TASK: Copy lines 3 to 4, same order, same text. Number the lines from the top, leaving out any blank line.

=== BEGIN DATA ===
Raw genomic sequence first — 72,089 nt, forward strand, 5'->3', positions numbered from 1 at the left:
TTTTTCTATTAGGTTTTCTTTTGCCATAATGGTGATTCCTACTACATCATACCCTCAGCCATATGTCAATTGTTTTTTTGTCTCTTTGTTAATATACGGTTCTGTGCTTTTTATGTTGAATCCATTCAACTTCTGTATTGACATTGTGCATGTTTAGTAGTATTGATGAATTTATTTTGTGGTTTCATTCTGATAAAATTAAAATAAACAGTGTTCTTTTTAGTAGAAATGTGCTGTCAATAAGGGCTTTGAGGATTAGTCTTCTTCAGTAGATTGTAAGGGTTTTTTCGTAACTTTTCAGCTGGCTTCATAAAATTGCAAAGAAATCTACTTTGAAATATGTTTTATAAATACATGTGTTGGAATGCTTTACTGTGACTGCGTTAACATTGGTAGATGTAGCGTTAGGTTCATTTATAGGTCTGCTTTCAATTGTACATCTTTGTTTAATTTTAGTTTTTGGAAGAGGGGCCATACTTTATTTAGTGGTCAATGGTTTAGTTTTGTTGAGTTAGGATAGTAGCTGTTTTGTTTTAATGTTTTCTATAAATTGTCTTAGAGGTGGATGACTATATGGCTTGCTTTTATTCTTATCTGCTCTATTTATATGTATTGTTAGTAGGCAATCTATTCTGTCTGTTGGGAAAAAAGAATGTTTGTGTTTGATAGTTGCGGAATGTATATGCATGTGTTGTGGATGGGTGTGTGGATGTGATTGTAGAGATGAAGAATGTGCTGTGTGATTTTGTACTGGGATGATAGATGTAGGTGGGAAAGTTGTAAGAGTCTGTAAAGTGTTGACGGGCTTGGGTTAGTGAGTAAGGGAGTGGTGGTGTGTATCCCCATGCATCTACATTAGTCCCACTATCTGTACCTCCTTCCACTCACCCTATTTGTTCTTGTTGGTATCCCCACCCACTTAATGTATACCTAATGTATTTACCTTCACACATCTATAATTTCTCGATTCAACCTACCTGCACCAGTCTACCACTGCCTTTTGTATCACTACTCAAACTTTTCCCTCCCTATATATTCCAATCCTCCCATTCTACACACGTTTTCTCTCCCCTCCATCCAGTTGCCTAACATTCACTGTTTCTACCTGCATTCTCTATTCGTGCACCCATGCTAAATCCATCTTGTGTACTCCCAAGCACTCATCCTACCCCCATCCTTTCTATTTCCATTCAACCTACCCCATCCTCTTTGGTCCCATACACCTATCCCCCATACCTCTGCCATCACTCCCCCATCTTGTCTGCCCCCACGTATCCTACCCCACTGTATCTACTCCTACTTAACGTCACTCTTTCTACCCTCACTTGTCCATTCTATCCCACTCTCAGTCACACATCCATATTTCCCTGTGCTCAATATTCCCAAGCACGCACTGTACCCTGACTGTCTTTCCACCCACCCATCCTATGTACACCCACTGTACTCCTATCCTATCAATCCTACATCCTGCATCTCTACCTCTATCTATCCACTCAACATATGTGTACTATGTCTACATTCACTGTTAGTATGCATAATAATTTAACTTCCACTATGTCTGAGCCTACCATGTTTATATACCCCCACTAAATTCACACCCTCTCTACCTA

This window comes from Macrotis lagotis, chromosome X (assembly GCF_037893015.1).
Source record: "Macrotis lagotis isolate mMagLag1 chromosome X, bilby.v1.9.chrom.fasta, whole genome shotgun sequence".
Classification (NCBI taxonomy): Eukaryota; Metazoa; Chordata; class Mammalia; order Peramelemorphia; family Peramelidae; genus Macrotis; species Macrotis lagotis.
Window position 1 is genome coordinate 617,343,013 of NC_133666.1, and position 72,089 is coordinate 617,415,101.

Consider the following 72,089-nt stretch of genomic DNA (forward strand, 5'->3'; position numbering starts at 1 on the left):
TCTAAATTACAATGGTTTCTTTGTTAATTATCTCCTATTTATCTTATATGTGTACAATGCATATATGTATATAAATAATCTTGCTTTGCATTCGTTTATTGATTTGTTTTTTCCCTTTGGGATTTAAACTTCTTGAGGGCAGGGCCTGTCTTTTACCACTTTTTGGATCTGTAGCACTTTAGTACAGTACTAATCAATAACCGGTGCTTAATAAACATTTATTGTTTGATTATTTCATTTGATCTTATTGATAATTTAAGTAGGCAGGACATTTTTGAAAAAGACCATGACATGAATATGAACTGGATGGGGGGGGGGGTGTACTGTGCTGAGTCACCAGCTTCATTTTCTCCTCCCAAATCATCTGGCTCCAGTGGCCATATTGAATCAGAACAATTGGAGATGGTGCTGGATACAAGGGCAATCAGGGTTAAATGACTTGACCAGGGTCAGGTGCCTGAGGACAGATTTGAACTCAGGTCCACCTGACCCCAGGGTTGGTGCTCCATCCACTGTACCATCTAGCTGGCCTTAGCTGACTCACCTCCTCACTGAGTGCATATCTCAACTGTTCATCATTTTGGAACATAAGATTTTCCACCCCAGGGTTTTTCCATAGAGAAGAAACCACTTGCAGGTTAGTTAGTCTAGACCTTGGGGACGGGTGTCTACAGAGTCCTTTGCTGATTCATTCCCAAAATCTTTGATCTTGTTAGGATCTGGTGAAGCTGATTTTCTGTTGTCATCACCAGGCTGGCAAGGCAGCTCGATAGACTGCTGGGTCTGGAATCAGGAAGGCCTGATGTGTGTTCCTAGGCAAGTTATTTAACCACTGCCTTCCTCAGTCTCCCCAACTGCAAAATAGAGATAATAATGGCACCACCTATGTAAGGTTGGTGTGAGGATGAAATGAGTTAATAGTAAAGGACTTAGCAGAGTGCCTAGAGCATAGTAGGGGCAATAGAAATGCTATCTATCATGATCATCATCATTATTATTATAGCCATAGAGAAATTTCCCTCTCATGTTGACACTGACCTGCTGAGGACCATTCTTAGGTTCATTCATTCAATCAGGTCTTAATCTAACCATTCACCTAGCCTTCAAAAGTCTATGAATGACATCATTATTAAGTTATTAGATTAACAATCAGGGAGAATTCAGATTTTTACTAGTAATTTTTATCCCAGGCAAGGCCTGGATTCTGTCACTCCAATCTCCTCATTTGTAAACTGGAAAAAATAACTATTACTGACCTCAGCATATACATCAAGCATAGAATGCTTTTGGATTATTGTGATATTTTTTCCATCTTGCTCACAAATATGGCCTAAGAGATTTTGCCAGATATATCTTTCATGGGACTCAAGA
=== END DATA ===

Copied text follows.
This window comes from Macrotis lagotis, chromosome X (assembly GCF_037893015.1).
Source record: "Macrotis lagotis isolate mMagLag1 chromosome X, bilby.v1.9.chrom.fasta, whole genome shotgun sequence".